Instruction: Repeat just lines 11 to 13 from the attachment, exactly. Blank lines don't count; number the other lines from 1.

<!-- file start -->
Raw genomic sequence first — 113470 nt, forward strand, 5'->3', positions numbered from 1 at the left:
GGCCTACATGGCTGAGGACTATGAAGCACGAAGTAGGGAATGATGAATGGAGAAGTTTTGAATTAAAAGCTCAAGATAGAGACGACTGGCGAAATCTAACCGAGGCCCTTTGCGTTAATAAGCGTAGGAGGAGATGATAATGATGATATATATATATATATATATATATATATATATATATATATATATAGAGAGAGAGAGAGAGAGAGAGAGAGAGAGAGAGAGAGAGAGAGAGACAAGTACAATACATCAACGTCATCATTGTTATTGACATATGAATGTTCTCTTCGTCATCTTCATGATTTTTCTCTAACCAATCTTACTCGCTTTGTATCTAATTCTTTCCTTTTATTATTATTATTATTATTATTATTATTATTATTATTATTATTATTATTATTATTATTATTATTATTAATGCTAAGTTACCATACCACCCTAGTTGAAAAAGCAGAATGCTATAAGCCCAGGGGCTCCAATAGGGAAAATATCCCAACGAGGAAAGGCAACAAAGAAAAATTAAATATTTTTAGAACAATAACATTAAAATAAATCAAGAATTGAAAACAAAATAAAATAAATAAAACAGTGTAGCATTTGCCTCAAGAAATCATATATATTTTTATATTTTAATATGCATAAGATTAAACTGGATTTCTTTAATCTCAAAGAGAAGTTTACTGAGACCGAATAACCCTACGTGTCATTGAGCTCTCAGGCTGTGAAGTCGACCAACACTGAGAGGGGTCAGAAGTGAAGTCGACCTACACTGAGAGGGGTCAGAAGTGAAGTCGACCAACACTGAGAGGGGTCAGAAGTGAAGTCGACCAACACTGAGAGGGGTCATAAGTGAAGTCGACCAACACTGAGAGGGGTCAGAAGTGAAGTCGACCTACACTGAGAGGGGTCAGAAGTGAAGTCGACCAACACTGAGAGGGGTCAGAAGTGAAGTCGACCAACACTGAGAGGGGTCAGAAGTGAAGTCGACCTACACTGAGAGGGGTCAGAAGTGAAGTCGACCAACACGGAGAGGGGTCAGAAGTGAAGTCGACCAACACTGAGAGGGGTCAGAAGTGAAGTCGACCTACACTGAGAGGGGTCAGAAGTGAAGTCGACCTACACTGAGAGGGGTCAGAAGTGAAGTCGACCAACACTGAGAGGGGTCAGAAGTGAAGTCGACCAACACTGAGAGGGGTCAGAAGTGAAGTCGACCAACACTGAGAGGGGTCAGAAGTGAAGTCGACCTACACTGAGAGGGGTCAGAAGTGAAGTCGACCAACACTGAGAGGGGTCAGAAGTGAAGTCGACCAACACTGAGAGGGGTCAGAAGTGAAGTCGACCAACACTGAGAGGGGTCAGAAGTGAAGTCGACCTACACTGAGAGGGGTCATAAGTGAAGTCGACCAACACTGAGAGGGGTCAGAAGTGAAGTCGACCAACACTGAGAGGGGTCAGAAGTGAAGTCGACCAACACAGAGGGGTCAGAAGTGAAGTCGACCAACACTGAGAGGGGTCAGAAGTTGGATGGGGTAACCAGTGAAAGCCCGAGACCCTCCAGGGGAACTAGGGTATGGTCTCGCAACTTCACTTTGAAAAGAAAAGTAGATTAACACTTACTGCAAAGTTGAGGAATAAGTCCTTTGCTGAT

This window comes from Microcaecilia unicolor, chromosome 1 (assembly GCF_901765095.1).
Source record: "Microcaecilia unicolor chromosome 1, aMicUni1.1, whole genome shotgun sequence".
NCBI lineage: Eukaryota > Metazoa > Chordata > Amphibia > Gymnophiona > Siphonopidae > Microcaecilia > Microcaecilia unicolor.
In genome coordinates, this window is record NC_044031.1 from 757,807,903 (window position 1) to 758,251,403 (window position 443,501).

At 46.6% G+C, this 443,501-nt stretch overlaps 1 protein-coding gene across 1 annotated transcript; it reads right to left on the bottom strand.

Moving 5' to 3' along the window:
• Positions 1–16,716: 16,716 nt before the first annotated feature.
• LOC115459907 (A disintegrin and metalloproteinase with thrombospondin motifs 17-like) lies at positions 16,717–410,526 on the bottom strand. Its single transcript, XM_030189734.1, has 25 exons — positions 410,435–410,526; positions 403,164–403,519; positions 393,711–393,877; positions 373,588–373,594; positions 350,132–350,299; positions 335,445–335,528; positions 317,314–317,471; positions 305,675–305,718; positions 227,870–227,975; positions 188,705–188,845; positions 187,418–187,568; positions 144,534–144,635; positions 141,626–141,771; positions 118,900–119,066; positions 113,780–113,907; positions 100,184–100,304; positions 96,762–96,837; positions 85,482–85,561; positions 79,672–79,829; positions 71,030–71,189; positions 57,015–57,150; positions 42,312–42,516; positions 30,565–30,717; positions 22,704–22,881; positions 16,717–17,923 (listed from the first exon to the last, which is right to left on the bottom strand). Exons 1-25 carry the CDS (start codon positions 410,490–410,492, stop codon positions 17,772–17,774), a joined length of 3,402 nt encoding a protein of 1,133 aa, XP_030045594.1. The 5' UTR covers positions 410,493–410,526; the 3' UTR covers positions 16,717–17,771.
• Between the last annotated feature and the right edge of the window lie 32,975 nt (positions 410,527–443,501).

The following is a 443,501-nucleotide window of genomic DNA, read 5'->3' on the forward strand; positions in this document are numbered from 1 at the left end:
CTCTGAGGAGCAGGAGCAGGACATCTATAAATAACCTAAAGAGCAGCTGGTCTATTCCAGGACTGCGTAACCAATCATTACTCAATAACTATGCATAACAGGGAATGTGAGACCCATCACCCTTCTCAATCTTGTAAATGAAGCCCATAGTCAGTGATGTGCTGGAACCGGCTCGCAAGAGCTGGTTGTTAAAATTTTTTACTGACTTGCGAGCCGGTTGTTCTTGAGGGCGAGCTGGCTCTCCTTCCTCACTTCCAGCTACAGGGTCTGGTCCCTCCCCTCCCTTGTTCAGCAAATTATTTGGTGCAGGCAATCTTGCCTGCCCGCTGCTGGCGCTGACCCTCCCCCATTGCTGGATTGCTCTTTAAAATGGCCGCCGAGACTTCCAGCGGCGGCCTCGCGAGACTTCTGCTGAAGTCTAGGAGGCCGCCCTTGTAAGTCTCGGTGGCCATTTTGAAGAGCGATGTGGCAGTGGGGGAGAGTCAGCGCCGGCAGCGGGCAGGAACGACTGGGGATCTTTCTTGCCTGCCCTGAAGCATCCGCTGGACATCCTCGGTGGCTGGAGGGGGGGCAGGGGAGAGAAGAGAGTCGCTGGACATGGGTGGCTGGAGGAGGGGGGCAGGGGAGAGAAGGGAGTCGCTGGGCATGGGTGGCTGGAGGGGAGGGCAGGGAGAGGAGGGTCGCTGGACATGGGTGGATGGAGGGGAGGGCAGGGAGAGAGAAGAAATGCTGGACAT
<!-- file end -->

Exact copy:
• Between the last annotated feature and the right edge of the window lie 32,975 nt (positions 410,527–443,501).

The following is a 443,501-nucleotide window of genomic DNA, read 5'->3' on the forward strand; positions in this document are numbered from 1 at the left end:
CTCTGAGGAGCAGGAGCAGGACATCTATAAATAACCTAAAGAGCAGCTGGTCTATTCCAGGACTGCGTAACCAATCATTACTCAATAACTATGCATAACAGGGAATGTGAGACCCATCACCCTTCTCAATCTTGTAAATGAAGCCCATAGTCAGTGATGTGCTGGAACCGGCTCGCAAGAGCTGGTTGTTAAAATTTTTTACTGACTTGCGAGCCGGTTGTTCTTGAGGGCGAGCTGGCTCTCCTTCCTCACTTCCAGCTACAGGGTCTGGTCCCTCCCCTCCCTTGTTCAGCAAATTATTTGGTGCAGGCAATCTTGCCTGCCCGCTGCTGGCGCTGACCCTCCCCCATTGCTGGATTGCTCTTTAAAATGGCCGCCGAGACTTCCAGCGGCGGCCTCGCGAGACTTCTGCTGAAGTCTAGGAGGCCGCCCTTGTAAGTCTCGGTGGCCATTTTGAAGAGCGATGTGGCAGTGGGGGAGAGTCAGCGCCGGCAGCGGGCAGGAACGACTGGGGATCTTTCTTGCCTGCCCTGAAGCATCCGCTGGACATCCTCGGTGGCTGGAGGGGGGGCAGGGGAGAGAAGAGAGTCGCTGGACATGGGTGGCTGGAGGAGGGGGGCAGGGGAGAGAAGGGAGTCGCTGGGCATGGGTGGCTGGAGGGGAGGGCAGGGAGAGGAGGGTCGCTGGACATGGGTGGATGGAGGGGAGGGCAGGGAGAGAGAAGAAATGCTGGACAT